Candice Miller for Congress, Michigan

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Rep. Miller plans to introduce bill to stop Asian carp

by Candice Miller on January 28, 2014

Published:  Tuesday, January 28, 2014 7:40 AM EST

BY NICHOLAS GRENKE Tribune Staff Writer
BAD AXE — U.S. Rep Candice Miller, R-Harrison Township, said that she plans to introduce legislation this week to tackle the Asian carp problem in the Great Lakes.
“You can look for me to introduce legislation shortly,” Miller said Thursday during an interview at the Tribune.
Miller said that the Army Corps of Engineers recently presented several plans for stopping the invasive species from spreading from the Mississippi River Basin into the Great Lakes. The 232-page report had several plans — ranging from doing nothing to stop the spread of the fish all the way to creating a complete separation of the two water systems.

“I’m one who has been supportive for complete separation,” Miller said.

However, she admitted that her chances are probably not very good for getting legislation through for that solution. There will be several different pieces of legislation she plans to introduce.

“This is something I’m very passionate about,” Miller said.

She added that six out of the eight states that border the Great Lakes are for some form of action, but Illinois is against a plan and Indiana is sitting on the fence. The fact that President Barrack Obama is from Chicago is causing a problem, preventing any work from getting done, she added.

“Chicago doesn’t want it. Illinois doesn’t want it,” Miller said. “I’m telling you, this administration is just saying no.”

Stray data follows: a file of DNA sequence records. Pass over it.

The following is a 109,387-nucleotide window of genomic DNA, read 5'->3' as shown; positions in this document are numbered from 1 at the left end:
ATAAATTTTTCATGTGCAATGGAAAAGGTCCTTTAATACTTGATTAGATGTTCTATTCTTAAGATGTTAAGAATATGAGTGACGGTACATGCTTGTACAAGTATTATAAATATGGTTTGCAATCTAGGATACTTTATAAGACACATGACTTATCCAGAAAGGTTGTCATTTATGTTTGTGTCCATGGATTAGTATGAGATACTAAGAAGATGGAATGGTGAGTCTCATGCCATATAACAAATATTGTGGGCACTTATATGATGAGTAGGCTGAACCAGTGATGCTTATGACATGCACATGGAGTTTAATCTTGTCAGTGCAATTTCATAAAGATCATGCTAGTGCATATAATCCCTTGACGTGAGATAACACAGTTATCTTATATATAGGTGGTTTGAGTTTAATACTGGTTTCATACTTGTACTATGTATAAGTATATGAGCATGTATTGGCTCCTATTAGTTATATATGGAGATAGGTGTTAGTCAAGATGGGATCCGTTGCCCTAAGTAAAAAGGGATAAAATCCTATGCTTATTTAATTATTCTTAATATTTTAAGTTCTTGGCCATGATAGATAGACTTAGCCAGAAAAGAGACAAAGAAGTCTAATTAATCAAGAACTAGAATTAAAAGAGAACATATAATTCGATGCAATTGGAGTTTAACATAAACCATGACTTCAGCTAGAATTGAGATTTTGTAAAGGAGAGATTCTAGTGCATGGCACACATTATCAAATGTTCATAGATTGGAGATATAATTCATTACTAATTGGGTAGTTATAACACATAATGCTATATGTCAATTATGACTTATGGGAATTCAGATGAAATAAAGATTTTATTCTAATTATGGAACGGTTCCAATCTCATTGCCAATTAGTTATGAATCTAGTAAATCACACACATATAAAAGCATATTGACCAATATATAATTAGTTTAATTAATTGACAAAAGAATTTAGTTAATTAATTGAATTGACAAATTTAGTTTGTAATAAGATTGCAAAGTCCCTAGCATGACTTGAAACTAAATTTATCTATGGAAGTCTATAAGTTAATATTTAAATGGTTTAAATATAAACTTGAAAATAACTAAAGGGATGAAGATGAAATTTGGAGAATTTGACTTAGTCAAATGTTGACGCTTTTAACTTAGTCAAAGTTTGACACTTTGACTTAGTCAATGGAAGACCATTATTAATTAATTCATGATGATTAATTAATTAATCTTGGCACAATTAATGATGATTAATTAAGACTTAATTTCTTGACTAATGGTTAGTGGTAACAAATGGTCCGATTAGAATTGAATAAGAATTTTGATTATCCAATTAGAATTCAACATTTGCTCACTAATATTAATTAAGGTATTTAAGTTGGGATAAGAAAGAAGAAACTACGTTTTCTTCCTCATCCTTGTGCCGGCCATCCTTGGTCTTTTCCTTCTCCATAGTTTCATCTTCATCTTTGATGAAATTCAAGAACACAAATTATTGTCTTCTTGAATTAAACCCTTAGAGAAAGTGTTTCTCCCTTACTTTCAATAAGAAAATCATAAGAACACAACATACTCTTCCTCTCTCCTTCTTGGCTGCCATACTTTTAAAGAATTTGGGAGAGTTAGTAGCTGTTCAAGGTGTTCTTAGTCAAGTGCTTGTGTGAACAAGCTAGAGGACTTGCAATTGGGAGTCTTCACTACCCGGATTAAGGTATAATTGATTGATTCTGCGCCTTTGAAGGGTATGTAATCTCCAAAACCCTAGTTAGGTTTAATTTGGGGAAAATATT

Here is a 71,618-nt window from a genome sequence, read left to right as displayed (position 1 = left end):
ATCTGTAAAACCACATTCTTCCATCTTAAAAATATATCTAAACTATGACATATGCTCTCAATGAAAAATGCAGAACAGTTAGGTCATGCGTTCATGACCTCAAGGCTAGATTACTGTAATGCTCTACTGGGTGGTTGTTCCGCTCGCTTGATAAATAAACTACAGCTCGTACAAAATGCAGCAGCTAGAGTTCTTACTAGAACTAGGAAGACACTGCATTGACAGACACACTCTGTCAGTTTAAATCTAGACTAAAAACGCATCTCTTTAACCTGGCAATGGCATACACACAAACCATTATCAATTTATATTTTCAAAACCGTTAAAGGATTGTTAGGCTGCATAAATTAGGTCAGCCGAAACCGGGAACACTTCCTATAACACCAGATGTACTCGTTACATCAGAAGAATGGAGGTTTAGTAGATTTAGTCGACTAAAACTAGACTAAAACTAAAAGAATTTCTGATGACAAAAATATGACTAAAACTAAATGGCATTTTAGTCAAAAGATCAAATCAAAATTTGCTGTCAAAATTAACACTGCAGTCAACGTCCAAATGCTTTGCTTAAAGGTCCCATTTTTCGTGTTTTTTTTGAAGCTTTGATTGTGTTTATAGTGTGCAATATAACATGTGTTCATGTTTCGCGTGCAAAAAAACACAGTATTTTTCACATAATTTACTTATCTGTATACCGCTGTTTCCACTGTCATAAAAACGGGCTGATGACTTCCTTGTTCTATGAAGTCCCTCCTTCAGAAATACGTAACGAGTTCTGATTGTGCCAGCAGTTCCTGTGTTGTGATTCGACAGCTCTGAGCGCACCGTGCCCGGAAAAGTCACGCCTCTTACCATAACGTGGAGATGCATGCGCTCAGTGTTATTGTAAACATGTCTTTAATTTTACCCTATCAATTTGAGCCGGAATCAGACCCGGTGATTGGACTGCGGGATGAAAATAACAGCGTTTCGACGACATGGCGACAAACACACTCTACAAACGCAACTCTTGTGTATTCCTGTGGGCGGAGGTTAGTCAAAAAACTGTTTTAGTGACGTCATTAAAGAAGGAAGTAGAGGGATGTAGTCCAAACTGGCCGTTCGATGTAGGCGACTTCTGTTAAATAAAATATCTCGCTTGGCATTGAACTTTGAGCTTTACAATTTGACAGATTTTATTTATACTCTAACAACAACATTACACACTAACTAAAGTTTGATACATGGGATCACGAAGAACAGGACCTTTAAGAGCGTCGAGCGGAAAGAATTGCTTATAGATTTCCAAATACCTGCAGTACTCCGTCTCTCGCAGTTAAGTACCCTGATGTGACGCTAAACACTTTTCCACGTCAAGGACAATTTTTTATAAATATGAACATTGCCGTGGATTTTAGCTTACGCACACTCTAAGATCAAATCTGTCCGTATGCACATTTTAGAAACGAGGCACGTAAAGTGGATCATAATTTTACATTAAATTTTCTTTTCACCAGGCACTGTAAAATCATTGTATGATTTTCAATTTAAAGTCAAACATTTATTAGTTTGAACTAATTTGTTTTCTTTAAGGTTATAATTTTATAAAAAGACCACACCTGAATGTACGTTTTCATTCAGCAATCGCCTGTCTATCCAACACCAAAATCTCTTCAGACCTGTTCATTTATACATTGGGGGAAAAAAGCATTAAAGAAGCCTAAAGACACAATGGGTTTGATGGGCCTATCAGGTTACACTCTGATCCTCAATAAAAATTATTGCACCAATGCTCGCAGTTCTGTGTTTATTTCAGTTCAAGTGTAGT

Miller criticized Obama and discussed her recent Stop the Overreaching Presidency resolution, which she co-sponsored in the House of Representatives. According to Miller, the resolution seeks legal action against the president for ignoring the U.S. laws.

She said the job of the president is to enforce the law, but, in recent years, the executive branch has gained more power.

“We don’t have a king here in America. … This administration has, in my opinion, some significant overreaches, that don’t meet constitutional muster,” Miller said. “I feel strongly in a separation of powers.”

When asked what the end game was and if the resolution was a symbolic gesture, Miller said that legal scholars have told her that a single member of Congress cannot bring suit against the president, but that she intends to look into other options.

“The founding fathers and the Constitution in my mind is very clear. I think the president has overstepped it in many areas, so the end game in my mind is to hopefully put him in check,” she said.

“If that means court action, we might have to go to that and that never has never happened before

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